Summary: The examination of the call of Isaiah gives an excellent illustration of the essential marks that must be present in every believer’s heart if we are to have God’s heart to reach this world.
The Marks of a Missionary
Jesus: Hope of the Nations
Isaiah 6:1-9 - ©Dr. Larry L. Thompson (2003)
“In the year that King Uzziah died, I saw the Lord seated on a throne, high and exalted, and the train of his robe filled the temple.  Above him were seraphs, each with six wings: With two wings they covered their faces, with two they covered their feet, and with two they were flying.  And they were calling to one another: "Holy, holy, holy is the Lord Almighty; the whole earth is full of his glory."  At the sound of their voices the doorposts and thresholds shook and the temple was filled with smoke.  "Woe to me!" I cried. "I am ruined! For I am a man of unclean lips, and I live among a people of unclean lips, and my eyes have seen the King, the Lord Almighty."  Then one of the seraphs flew to me with a live coal in his hand, which he had taken with tongs from the altar.  With it he touched my mouth and said, "See, this has touched your lips; your guilt is taken away and your sin atoned for."  Then I heard the voice of the Lord saying, "Whom shall I send? And who will go for us?" And I said, "Here am I. Send me!"  He said, "Go and tell this people:" ’Be ever hearing, but never understanding; be ever seeing, but never perceiving.”
Today we close our month long series, “Jesus: Hope of the Nations” and our Month of Missions emphasis with an exciting look at how God puts a missions heart into His people. Please turn to Isaiah 6:1-9.
Isaiah, whose name means “Jehovah saves,” stands out as one of the greatest of the prophets. Indeed, none can so worthily be called the “Mission Prophet” as he. Through days of crisis and disaster, unprecedented in the history of his people, he constantly is calling people to faith in the only God who could deliver them. According to Jewish tradition, Isaiah was of royal blood, or at least of noble descent. According to the Talmud, his father, Amoz, was a brother of King Amaziah, which would make Isaiah and King Uzziah cousins. His training also must have been of a high standard, for as we read his prophecy we are impressed with the majesty and originality of his thought, as well as the superlative quality of his language.
In the chapter before us we have the sensational story of the call of a missionary and an insight into the man himself. We shall look at three aspects of what God looks for to make a heart for missions!
I. A MISSION HEART SEE GOD (Isaiah 6:1)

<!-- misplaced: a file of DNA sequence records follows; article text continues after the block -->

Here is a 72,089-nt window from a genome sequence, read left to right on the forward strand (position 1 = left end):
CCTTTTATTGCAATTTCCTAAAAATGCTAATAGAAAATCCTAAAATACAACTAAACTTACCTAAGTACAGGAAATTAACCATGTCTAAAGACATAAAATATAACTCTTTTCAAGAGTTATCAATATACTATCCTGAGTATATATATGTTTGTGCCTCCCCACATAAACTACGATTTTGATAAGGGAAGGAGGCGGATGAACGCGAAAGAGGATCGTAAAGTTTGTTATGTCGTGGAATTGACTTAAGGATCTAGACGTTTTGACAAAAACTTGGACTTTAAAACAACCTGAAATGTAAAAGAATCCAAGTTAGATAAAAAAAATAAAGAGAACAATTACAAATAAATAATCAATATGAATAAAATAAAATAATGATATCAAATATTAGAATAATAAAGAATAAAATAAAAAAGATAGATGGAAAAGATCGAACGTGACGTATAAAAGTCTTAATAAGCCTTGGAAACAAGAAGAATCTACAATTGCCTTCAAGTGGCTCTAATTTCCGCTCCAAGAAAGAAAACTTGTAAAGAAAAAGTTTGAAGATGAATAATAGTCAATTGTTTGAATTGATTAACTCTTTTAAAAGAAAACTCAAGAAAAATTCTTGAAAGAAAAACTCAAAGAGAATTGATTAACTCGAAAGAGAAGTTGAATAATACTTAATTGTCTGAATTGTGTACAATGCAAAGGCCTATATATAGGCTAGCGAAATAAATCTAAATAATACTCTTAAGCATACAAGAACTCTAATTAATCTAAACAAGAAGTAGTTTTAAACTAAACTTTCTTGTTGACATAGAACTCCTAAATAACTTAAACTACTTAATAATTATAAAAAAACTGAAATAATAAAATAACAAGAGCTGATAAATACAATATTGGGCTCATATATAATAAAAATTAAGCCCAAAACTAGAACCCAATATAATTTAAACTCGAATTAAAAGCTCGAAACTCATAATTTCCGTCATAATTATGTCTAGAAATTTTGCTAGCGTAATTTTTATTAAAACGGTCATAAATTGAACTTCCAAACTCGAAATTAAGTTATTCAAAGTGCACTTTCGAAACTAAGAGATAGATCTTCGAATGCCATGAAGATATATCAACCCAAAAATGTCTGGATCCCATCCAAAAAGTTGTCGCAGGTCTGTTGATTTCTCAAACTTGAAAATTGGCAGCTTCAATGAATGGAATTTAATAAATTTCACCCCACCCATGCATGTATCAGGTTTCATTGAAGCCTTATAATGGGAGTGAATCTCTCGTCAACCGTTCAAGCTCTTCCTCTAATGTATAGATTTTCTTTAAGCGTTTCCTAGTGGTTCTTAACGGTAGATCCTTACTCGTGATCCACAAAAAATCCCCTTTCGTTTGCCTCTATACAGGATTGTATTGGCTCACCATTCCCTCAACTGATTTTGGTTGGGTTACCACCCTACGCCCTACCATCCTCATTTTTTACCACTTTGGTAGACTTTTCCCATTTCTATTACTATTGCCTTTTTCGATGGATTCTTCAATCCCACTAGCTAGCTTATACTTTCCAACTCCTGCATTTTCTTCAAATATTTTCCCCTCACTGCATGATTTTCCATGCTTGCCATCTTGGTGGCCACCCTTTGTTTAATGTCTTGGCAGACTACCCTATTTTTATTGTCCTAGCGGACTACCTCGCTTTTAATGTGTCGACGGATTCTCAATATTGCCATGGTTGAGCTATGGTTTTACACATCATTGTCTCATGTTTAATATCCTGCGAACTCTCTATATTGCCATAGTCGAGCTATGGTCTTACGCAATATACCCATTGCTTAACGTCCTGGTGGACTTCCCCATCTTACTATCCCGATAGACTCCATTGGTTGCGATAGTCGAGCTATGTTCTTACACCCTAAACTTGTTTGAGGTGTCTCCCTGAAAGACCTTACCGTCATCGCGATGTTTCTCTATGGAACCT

“In the year that King Uzziah died, I saw the Lord sitting on a throne, high and lifted up, and the train of His robe filled the temple”
News of King Uzziah’s death had reached the young man of God, and in an agony of grief and sorrow he entered the courts of the temple in order that he might seek comfort from the Lord. Often the Lord will use a crisis in our lives to focus our attention on Him and to draw us to Him.
As he waited in the divine presence, he had a vision. This was the method God often used to speak to His servants in Old Testament times. Today we have the inspired Word of God and the indwelling Spirit of God to instruct us concerning God’s purposes; provided we spend time in waiting upon the Lord. The heavenly vision had to do with the glory of God, and teaches us a lesson: namely, that THE LORD CALLS US TO SEE HIM BEFORE HE CALLS US TO SERVE HIM.
1) They See Him Personally “. . .I saw the Lord. . .” (Isaiah 6:1). When Jesus told His disciples of Isaiah’s vision He said that the prophet “. . .saw His glory and spoke of Him” (John 12:41). This glory was, undoubtedly, the outshining of God’s own holiness. As Isaiah recounts this vision he tells of angelic beings known as seraphims. All of them were singing to one another, saying, “. . .Holy, holy, holy is the Lord of hosts; The whole earth is full of His glory!” (Isaiah 6:2-3). What a lesson this must have been to the young prophet! Well does Scripture say: “Pursue. . . holiness without which no one will see the Lord”; and I could add, “without [holiness]. . . no one will [serve] the Lord” (Hebrews 12:14).
2) They See Him Positionally “. . . I saw the Lord sitting on a throne. . .” (Isaiah 6:1). Note that Isaiah saw the heavenly throne in the year that King Uzziah died. Herein is a divine principle. It is only when man is dethroned and God is enthroned that we are brought into the realization of the sovereign power of the Lord of glory. It is while God was enthroned in Uzziah’s life that he reigned righteously and prosperously; but when he became self-sufficient and arrogant God had to judge him so that he died a leper (2 Chron. 26:23).